Worlding Art History: Negotiating the Global and the Local - The Courtauld Institute of Art

Worlding Art History: Negotiating the Global and the Local

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Conference, Research Forum

Worlding Art History: Negotiating the Global and the Local

The Courtauld Institute of Art, Somerset House, Strand, London

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Cao Fei. Splendid River. 2015. Outdoor installation. Photo courtesy of Secession Vienna/ Oliver Ottenschlaeger.©Cao Fei

Organised by

  • Sophie Guo - Courtauld Institute of Art
  • Jasmine Chohan - Courtauld Institute of Art

Ticket / entry details:

Free and open to all with advance booking requested.

The Courtauld Institute of Art’s Modern and Contemporary Postgraduate Colloquium 

Whether living, working or studying in megalopolises or in small towns forgotten by globalisation, negotiating a space between the global and the local is an everyday occurrence in today’s societies. The Courtauld Institute of Art’s Modern and Contemporary Postgraduate Colloquium invites speakers to navigate the local and the global through their diverse areas of research, not only in art, but in broader cultural fields including (but not limited to) media, film, fashion and music. The historical period that this event will cover is from the 19th century to the present day. The colloquium is open to internal and external speakers alike but preferably current graduate students and early career researchers, who are strongly encouraged to present papers associated with ongoing or projected dissertation research.

The theme of the colloquium is organised into the following four panels:

Centre and Periphery:
Centre and Periphery is most frequently utilised as a political science theory and is rooted in post-colonial discourse. This panel aims to explore the global and local through centre-periphery theory. Most famously espoused and used by Immanuel Wallerstein through his World-System-Theory, the centre is most frequently identified as Western nations – and the periphery, countries that used to be identified as Third World.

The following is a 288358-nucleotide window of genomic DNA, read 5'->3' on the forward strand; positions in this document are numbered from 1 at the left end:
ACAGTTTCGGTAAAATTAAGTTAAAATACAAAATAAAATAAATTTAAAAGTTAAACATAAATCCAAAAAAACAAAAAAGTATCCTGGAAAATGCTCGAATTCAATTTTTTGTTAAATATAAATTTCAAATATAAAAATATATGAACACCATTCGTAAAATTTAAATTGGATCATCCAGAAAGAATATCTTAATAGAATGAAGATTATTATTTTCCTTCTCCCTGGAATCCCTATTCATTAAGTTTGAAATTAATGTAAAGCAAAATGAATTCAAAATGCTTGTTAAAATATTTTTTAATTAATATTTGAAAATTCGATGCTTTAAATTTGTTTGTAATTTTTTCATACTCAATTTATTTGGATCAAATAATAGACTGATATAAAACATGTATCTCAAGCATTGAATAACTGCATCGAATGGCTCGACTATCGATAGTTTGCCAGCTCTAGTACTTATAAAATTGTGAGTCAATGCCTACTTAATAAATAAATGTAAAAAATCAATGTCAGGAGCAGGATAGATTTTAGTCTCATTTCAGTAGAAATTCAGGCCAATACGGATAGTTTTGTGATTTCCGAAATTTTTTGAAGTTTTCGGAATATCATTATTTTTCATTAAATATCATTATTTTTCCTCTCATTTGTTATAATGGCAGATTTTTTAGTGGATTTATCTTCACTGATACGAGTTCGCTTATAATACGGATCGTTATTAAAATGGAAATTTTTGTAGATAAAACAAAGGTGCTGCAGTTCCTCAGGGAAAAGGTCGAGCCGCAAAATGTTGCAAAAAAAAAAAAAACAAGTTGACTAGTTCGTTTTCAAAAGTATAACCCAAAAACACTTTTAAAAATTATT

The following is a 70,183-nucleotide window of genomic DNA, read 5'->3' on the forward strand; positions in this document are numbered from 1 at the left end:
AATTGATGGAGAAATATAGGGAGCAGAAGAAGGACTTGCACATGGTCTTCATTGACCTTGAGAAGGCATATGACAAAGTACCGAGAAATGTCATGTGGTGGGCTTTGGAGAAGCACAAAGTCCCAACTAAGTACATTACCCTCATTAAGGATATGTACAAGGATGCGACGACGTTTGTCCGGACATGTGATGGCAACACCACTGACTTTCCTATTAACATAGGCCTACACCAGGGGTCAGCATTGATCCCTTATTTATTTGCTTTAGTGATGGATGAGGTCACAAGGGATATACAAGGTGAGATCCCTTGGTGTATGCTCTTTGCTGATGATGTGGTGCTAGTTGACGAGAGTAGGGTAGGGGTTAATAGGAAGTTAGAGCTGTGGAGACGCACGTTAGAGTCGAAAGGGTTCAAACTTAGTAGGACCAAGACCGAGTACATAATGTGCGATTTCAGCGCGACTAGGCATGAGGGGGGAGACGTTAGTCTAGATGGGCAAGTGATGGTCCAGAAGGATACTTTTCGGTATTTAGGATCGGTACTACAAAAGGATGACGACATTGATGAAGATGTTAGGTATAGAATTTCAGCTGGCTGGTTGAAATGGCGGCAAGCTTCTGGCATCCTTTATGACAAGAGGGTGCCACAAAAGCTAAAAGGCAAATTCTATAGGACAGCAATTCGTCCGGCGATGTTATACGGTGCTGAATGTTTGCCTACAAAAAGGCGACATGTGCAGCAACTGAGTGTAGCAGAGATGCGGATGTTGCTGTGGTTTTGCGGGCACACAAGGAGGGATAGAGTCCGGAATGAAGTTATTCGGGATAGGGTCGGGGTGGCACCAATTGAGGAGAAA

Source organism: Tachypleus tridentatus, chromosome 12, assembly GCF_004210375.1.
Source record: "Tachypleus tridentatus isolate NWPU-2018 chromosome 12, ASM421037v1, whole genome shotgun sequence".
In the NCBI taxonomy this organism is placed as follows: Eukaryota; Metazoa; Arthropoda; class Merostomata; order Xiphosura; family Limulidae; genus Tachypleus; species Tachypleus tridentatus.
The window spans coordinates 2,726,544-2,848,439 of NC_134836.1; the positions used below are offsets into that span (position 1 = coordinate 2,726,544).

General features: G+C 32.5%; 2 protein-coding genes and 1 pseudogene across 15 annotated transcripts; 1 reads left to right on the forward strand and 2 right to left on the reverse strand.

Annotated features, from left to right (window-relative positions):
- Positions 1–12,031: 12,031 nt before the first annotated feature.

Approaching institutions in its broadest sense, this panel invites speakers to consider the term in its literal and metaphorical form. Areas of exploration include:

  • how do biennial institutions incorporate the global and local and what are the dialectical tensions that emerge out of it?
  • How do institutions approach a globalised discourse in this day and age?
  • Where did a globalised discourse emerge from on an institutional level?
  • How did institutions adopt ‘Western’/global institutional standards in a specific timeframe?
  • How did institutions such as the salons of 18th century Paris affect a local and global discourse?
  • How have some institutions become ‘glocalised’?

New Media and Technologies: 
This panel aims to investigate the ways in which artists address the complicated relationships between the global and the local with new technologies that emerged under information societies. Lines of thought include:

  • how do artists critically respond to the rhetoric of deterritorialisation and rootlessness that is often associated with new media, such as video games and the mobile and internet technologies after Web 2.0?
  • How do artists who engage with the technology-based futurist movements (Afrofuturism, Gulf Futurism and Sinofuturism, etc.) negotiate the global and the local?
  • What are the strategies that new media artists undertake to critically approach the diverse impacts that globalisation brings about culturally, socially and politically?

Time and temporality are often closely related to power relations that can be problematic in the representations that explicitly or implicitly touch on the politics of the global and the local. We address the following questions:

  • how have temporal themes been used by artists as a tool for negotiating the relationship between the global and the local?
  • What role does temporality or the atemporal have to play in situating an artist’s practice within the global or local?
  • How are global and local narratives constructed through recourse to the notion of ‘contemporariness’ in the present?
  • How can the concepts of diachronism and anachronism be investigated in relation to cultural artefacts with a multi-layered identity that is not constrained by a particular space and time?

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